Kat Siegal and Chris Arvin are in love — with historic streetcars.
Well, they also have amorous feelings for each other too, but the San Franciscan romantic partners just completed a passion project that’ll delight anyone who enjoys seeing Muni’s popular, candy-colored conveyances click-and-clack down Market Street.
On Friday, the Market Street Railway nonprofit will launch its Streetcar Guide, a web application featuring a NextMuni-like live map that teaches streetcar history while searching for your ride.
The app will be available at streetcar.live, and is similar to NextMuni prediction software, which also features maps showing where the F-line and E-line historic streetcars roam, with a twist: With just a click or a finger tap to any of the moving streetcars, transit riders can explore their historical entries written by Market Street Railway, like a streetcar Wikipedia in motion.
“We want people to fall in love with streetcars,” Arvin said.
Siegal agreed, adding that the charming streetcars are “the perfect gateway” to embracing transit over driving, a moral imperative as climate change emerges as a global threat.
Much like the streetcars themselves, even the app is charming, featuring cartoon-like icons of each Muni-operated streetcar.
And each nearly century-old metal conveyance has a story and a city of origin, from the red and cream-colored streetcar honoring Dallas, Texas, to a unique orange streetcar with wooden benches that traces its roots to Milan, Italy. The app can also display streetcars closest to someone on their cellphones, helping tourists and locals alike find the toy-like transit mode wherever they may be roaming, from the start of the F-line’s route in the Castro to its terminus in Fisherman’s Wharf, for instance.
Arvin is a streetcar history aficionado, having previously gained some local fame for building a map called “Where the Streetcars Used to Go,” that showed San Francisco’s historic streetcar routes. Arvin said the San Francisco Examiner’s coverage of that map in 2016 helped spark a tremendous response, which led him down the path to create this new map with his partner.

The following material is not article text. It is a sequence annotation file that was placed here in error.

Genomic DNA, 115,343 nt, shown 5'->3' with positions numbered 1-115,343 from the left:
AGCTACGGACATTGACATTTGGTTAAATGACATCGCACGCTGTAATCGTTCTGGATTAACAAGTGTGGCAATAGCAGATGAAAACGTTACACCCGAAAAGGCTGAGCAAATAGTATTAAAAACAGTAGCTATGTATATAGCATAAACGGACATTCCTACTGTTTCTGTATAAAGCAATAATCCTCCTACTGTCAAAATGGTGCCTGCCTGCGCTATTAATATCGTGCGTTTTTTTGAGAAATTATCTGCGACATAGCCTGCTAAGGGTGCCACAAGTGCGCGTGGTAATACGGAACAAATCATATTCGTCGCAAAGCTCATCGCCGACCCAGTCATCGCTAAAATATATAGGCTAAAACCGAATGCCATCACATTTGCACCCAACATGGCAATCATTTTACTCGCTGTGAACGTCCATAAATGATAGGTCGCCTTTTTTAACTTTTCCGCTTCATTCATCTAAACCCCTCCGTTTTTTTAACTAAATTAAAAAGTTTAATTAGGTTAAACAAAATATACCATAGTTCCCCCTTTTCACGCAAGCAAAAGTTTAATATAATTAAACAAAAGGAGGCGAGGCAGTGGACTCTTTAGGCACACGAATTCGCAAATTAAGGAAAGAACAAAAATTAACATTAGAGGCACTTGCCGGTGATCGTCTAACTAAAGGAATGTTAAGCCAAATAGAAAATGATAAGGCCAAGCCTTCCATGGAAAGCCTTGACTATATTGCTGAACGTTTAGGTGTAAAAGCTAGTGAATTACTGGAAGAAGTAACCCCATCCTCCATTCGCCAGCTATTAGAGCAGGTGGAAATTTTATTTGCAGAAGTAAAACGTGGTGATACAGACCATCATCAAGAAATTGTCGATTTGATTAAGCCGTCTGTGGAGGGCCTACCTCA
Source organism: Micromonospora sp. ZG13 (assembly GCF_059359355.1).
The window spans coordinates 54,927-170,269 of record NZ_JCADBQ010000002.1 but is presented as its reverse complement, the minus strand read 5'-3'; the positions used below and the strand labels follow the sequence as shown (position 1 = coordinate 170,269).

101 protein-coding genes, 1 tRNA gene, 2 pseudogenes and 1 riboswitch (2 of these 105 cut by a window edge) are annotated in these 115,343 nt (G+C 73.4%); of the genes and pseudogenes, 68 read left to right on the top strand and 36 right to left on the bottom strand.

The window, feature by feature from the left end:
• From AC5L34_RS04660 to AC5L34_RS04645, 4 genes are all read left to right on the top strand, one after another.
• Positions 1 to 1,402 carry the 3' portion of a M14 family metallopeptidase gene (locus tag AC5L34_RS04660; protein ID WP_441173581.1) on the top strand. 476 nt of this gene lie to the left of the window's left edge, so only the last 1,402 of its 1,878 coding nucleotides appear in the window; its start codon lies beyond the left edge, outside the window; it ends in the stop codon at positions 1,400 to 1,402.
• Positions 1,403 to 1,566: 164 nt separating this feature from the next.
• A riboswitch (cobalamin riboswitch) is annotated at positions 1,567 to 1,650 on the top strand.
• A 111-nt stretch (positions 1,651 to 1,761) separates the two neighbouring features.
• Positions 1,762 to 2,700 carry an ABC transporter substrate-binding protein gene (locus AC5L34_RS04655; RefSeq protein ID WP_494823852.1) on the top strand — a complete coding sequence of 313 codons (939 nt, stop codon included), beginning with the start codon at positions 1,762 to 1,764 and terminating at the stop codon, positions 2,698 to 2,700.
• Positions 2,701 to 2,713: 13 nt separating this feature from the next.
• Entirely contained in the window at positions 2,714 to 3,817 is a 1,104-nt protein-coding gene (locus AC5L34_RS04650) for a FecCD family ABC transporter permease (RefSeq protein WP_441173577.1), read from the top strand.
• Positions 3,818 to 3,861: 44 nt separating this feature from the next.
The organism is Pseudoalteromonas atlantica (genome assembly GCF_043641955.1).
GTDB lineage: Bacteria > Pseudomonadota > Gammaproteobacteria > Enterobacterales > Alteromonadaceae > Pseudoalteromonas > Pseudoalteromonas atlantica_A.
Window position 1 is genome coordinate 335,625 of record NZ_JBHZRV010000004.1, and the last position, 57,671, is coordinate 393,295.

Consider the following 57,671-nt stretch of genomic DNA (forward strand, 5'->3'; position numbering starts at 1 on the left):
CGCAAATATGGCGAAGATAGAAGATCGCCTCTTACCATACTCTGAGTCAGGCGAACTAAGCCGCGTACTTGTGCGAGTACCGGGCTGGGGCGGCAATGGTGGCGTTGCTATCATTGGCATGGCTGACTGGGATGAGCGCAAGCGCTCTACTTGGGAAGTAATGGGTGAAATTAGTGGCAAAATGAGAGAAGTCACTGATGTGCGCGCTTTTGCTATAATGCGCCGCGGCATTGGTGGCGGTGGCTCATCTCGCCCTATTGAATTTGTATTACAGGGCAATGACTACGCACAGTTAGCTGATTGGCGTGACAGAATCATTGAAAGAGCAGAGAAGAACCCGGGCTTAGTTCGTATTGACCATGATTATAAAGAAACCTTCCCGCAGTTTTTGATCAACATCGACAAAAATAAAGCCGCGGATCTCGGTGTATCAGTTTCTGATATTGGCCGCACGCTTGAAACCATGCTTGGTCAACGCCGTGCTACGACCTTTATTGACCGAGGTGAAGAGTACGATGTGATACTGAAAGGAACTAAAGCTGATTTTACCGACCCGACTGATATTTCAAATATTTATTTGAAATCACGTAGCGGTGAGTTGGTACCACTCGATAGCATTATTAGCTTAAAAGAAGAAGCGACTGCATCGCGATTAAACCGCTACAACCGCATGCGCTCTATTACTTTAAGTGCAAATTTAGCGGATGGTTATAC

It made the couple feel like “there were other people out there” who also love transit, not just as a tool, but as a passion, they both said.
So Siegal, 27, and Arvin, 28, built the web-app as a labor of love, volunteering their time and their talents to build the tool for the Market Street Railway nonprofit.
Rick Laubscher, president of Market Street Railway, which also helps obtain the streetcars for Muni, was astonished that they cherished streetcars so strongly. The 69-year-old Laubscher said his own fondness for streetcars is easy to explain, as it is partially motivated by nostalgia.
🎉 my sf transit merch store is now live!! 🎉
➡️ https://t.co/1Fkc5Ac6ks ⬅️
I made y’all some goods featuring my little transit icons, both historic and modern:
– enamel pins
– sticker sheets
– tote bags
thank you 😊
— chris arvin 🌁 (@chrisarvinsf) March 29, 2019
“The first time I got on a streetcar that I remember was probably 1955,” he told the San Francisco Examiner. He was 6, and his mother picked him up at West Portal Elementary School to see the circus at Civic Auditorium, which is now called the Bill Graham Civic Auditorium.
“We walked down to get the streetcar and there was one of the iron monsters, in their last years of service. I didn’t know what to think, there’s this huge machine,” he said. “We’re rumbling along. I didn’t know what the smell was, it was really pungent, turned out to be the creosote on the railroad tracks.”
He remembers that streetcar ride, but not the circus. Laubscher is representative of a whole generation of streetcar lovers who grew up with the so-called iron monsters, but for Siegal and Arvin, the love of streetcars was one motivated by a chance to live car-free.
Hailing from Washington D.C., Siegal said public transit gave her freedom to roam. “It opened up a new world for me,” she said. Robust transportation and a car-free lifestyle swayed her to move to San Francisco four years ago. Arvin lived the opposite life in New Hampshire, but when he moved to San Francisco in 2012 he had a near-religious realization when he realized transit could take him everywhere he needed to go. “I had an awakening experience,” he said.
Both met while working at Expedia, the travel technology company. Siegal now works at Facebook as a software engineer, and Arvin is a lead product designer at Remix, a tech platform for transit planners. The couple employed the same talents they use at work every day in their off hours, mostly weekends, to build the web app together.
For Laubscher, whose life for decades has been spent building a museum and nonprofit dedicated to streetcars, Siegal and Arvin a breath of fresh air. A new generation that values Muni, that values community and can help carry on that mission. Arvin even joined the Market Street Railway board in January.
“It makes me feel like a little kid again,” Laubscher said. “I’m rediscovering these things through the eyes of another generation.”